We attach no significance to the assertion by appellants that their "establishment is already considered a hotel by the Department of Revenue of the Commonwealth of Pennsylvania since they are assessed a hotel use and occupancy tax".The Hotel Occupancy Tax Act*fn2 has as its purpose the imposition of an excise tax upon room occupancy, payable by the occupant, and expressly includes "inns, motels, tourists homes, houses, or courts, lodging houses and rooming houses".
Sophistry and semantics to the contrary notwithstanding, the words "motel" and "hotel" have different connotations. A motel may be operated with or without restaurant facilities. Certainly a motel without a restaurant is not a hotel. We are unwilling to say that an established restaurant may qualify as a hotel, and thus acquire the valuable right of exemption from the quota provision, merely by erecting a separate motel 150 feet to the rear. To so hold would be an invasion on our part of the province of the legislature.
The order of the lower court is affirmed.
[ 183 Pa. Super. Page 510]
DISSENTING OPINION BY ERVIN, J.:
I dissent and would reverse the order of the lower court and direct the granting of the new hotel liquor license applied for in these proceedings. The only question is whether the fact that the sleeping accommodations are contained in a building or buildings separate from the dining facilities disqualifies the premises and the applicants from seeking a hotel liquor license. In my judgment, the fact that the restaurant is in a building separate from the sleeping quarters should not be fatal to the application. While statistics are not available, it is my belief that the great majority of travelers today stay in motels rather than hotels. This is undoubtedly because of the great increase in motor vehicle transportation. Huge sums of money have been invested, not only in Pennsylvania but throughout the length and breadth of our land, in the construction of motels. Most of them are well run and are clean and modern in every respect. To discriminate between motels and hotels in this modern day is a step backward. To deny services and accommodations to the traveling public who stay in motels merely because of the fact that the restaurant is not physically a part of the sleeping quarters is unreasonable. A motel on one side of the road, under the majority opinion, would qualify for a license as long as the restaurant was a part of the sleeping quarters. But a motel immediately across the road could not qualify for a license if the restaurant were separate from the sleeping quarters. As long as both are in a common ownership, there is no logical reason for making a distinction.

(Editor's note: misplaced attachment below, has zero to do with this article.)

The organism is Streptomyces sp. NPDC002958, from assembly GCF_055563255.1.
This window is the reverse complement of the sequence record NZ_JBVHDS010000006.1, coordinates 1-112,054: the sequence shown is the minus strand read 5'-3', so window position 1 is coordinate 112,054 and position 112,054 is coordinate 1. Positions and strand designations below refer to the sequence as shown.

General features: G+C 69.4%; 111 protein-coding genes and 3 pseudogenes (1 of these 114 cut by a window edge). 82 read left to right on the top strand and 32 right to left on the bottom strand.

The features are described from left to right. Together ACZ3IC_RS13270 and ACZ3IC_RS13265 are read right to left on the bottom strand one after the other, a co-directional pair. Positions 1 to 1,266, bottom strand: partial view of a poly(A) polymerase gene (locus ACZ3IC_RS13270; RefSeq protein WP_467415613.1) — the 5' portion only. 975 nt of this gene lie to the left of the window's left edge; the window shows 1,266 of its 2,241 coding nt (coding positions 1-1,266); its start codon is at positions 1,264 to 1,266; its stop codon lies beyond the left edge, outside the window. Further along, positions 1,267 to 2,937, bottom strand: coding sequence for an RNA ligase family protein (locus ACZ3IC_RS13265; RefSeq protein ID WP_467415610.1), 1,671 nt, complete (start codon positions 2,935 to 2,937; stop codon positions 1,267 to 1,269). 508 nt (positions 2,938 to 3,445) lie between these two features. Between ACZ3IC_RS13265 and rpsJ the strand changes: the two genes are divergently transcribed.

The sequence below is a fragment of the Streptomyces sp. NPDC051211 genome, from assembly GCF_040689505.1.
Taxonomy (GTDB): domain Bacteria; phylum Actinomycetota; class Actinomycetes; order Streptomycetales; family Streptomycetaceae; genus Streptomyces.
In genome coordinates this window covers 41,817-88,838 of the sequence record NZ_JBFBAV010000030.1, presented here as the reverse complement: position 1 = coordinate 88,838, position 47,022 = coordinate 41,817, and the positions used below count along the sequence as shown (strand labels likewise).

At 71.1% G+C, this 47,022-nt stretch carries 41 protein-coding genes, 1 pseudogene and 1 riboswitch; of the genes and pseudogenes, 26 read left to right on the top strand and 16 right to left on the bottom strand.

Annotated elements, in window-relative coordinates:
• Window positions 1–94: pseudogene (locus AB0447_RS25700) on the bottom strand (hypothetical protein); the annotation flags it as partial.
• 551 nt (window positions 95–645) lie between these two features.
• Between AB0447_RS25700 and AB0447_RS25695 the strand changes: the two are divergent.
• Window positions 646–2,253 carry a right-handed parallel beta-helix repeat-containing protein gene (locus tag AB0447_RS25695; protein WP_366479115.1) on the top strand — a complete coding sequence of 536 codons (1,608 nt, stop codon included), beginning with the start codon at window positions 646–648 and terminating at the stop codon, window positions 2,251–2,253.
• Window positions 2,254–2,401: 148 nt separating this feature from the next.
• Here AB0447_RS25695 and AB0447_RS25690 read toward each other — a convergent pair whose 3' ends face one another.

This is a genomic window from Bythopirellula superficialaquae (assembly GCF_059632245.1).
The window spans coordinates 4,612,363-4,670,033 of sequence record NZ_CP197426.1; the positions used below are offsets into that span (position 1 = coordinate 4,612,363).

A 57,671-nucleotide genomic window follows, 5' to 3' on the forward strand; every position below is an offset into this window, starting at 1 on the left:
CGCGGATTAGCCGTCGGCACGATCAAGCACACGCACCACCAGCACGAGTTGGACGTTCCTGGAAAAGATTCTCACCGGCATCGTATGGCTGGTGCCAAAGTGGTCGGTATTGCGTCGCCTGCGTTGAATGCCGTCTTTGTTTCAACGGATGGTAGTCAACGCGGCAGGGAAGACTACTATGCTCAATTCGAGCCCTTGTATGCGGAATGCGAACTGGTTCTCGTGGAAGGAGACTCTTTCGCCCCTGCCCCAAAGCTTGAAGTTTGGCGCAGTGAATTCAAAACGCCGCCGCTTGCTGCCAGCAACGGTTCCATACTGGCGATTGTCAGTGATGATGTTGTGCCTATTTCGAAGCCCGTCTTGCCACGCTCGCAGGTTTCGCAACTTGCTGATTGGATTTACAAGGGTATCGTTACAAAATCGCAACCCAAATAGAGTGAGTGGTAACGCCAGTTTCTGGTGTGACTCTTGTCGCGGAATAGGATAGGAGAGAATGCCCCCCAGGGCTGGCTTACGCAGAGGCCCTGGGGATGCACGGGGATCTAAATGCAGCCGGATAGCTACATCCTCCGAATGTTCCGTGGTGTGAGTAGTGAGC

Webster's New International Dictionary, Second Edition, Unabridged, 1956, in Addenda, contains the following definition for "motel": "(From motorists' hotel) a. A hotel for automobile tourists. b. A group of furnished cabins or attached cottages, situated near
[ 183 Pa. Super. Page 511]
a highway, offering accommodation to tourists." Words and Phrases, 1956 Cumulative Annual Pocket Part to Vol. 27, contains the following re "motel": "The word 'motel' generally denotes a small hotel where lodgings are available for hire, with a minimum of personal service being furnished by the proprietor. Schermer v. Fremar Corp., 114 A.2d 757, 760, 36 N.J.Super. 46.
"A 'motel' is a modern development of an inn or hotel, serving transients, and cannot be regarded as an 'apartment house' within meaning of restrictive covenant. Parrish v. Newbury, Ky., 279 S.W.2d 229, 233." See also Maturi v. Balint, 130 N.Y.S.2d 122, 123, 283 App.Div. 624, where a motel was held to be a hotel.
GUNTHER and WATKINS, JJ., join in this dissent.
* . A petition for leave to appeal was refused by the Supreme Court on June 28, 1957.